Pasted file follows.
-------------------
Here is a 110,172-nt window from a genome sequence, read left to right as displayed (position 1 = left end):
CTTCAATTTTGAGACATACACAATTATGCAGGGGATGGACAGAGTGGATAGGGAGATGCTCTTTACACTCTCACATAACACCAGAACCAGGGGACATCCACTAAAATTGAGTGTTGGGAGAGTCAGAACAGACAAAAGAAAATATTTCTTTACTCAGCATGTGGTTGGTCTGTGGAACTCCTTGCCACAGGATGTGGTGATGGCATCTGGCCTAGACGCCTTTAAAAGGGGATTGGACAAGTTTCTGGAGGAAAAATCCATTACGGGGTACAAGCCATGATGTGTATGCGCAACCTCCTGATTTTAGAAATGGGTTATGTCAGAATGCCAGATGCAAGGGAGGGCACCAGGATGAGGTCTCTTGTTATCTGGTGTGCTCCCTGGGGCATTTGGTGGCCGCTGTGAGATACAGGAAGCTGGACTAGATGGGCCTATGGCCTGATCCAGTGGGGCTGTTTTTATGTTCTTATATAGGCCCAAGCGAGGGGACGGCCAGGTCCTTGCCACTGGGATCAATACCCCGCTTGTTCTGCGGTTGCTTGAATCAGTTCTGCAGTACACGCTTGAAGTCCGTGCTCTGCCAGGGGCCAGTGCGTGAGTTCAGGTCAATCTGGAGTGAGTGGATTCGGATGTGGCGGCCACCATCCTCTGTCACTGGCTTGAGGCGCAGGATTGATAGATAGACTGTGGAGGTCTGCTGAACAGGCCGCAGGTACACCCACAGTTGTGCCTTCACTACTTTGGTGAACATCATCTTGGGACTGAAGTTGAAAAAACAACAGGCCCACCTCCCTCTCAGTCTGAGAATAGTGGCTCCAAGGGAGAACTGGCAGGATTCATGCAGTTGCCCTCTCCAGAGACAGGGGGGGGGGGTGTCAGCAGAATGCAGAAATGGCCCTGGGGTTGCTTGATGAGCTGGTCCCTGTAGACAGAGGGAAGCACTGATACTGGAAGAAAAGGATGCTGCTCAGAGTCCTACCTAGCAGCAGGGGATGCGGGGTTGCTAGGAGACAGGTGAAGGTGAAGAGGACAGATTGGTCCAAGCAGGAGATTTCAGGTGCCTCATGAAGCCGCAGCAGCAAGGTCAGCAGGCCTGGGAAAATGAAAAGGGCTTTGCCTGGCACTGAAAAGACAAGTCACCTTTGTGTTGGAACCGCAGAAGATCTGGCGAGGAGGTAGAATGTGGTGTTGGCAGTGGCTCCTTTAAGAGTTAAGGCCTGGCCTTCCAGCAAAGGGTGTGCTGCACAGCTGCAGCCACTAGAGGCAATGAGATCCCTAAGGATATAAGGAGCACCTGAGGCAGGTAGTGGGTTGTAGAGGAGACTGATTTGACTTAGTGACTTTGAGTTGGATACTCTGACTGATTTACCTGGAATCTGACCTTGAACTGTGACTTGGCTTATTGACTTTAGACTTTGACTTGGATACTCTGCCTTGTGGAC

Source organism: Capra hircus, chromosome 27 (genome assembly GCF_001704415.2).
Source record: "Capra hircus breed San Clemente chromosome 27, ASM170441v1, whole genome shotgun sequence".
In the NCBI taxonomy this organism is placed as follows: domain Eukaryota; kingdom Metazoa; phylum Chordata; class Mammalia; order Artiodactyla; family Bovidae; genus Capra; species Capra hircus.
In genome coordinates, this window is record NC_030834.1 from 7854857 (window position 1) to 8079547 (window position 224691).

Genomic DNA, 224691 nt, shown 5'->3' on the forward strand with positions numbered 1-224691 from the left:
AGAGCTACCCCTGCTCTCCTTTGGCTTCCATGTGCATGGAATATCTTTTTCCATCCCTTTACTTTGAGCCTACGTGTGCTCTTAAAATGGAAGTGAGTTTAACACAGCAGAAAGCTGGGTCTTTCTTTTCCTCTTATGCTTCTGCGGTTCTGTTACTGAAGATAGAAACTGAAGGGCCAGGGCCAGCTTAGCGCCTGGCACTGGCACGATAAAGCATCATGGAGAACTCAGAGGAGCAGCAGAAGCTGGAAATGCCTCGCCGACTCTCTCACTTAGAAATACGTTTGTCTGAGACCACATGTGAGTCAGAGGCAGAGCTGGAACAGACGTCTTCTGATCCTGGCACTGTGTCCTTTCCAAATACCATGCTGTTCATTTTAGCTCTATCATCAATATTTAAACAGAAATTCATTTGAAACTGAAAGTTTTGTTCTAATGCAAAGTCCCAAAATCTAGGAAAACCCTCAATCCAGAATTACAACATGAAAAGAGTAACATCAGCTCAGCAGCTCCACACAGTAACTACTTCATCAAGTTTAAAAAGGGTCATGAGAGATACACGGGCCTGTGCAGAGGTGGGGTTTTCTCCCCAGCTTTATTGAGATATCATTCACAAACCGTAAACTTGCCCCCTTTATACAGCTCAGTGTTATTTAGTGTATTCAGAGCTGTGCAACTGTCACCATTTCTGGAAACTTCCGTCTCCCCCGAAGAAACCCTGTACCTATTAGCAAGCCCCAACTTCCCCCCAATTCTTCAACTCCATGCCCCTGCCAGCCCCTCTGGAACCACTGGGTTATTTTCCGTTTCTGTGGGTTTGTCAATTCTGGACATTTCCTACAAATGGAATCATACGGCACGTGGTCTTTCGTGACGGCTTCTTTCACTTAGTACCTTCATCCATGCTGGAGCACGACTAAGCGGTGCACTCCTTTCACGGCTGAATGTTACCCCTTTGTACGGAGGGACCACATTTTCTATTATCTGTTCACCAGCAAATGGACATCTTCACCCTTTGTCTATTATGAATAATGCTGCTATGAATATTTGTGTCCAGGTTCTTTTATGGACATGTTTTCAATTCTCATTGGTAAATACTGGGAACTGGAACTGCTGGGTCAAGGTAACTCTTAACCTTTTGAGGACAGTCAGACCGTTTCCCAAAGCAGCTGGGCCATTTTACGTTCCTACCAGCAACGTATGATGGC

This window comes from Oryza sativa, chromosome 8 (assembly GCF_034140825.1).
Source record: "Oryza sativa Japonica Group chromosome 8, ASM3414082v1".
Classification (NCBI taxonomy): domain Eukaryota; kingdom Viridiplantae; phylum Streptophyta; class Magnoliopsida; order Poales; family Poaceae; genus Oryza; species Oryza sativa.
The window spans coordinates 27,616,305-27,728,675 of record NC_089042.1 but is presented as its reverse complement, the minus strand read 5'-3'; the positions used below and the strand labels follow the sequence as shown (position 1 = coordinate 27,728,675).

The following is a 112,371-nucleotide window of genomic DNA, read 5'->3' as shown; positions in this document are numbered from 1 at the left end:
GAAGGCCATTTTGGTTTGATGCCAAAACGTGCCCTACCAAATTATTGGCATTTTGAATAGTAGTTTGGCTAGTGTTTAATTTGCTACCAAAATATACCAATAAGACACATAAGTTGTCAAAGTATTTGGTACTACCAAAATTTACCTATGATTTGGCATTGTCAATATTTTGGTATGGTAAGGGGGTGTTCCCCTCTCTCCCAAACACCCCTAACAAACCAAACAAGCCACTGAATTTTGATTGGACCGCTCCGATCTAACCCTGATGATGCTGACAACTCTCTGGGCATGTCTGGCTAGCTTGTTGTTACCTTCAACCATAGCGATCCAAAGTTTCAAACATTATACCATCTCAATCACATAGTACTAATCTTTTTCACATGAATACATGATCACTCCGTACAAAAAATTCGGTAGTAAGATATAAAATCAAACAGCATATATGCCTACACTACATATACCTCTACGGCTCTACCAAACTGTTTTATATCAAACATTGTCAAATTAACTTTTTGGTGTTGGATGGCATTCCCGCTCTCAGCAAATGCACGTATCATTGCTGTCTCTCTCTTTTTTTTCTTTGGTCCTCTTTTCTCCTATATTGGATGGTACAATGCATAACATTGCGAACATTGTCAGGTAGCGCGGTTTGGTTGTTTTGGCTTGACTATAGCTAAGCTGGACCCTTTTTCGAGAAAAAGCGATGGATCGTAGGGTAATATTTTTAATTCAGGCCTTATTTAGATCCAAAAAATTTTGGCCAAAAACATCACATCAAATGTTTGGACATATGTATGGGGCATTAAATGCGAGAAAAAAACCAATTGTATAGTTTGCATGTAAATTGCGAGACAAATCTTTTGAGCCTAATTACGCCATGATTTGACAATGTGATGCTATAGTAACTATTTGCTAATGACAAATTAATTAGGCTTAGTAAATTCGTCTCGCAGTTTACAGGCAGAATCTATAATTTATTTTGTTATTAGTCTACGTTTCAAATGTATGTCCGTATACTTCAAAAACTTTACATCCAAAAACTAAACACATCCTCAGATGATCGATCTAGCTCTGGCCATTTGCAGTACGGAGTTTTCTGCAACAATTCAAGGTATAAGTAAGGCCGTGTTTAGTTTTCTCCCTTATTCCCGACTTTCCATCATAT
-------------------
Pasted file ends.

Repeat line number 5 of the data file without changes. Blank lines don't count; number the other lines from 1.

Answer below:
In the NCBI taxonomy this organism is placed as follows: domain Eukaryota; kingdom Metazoa; phylum Chordata; class Mammalia; order Artiodactyla; family Bovidae; genus Capra; species Capra hircus.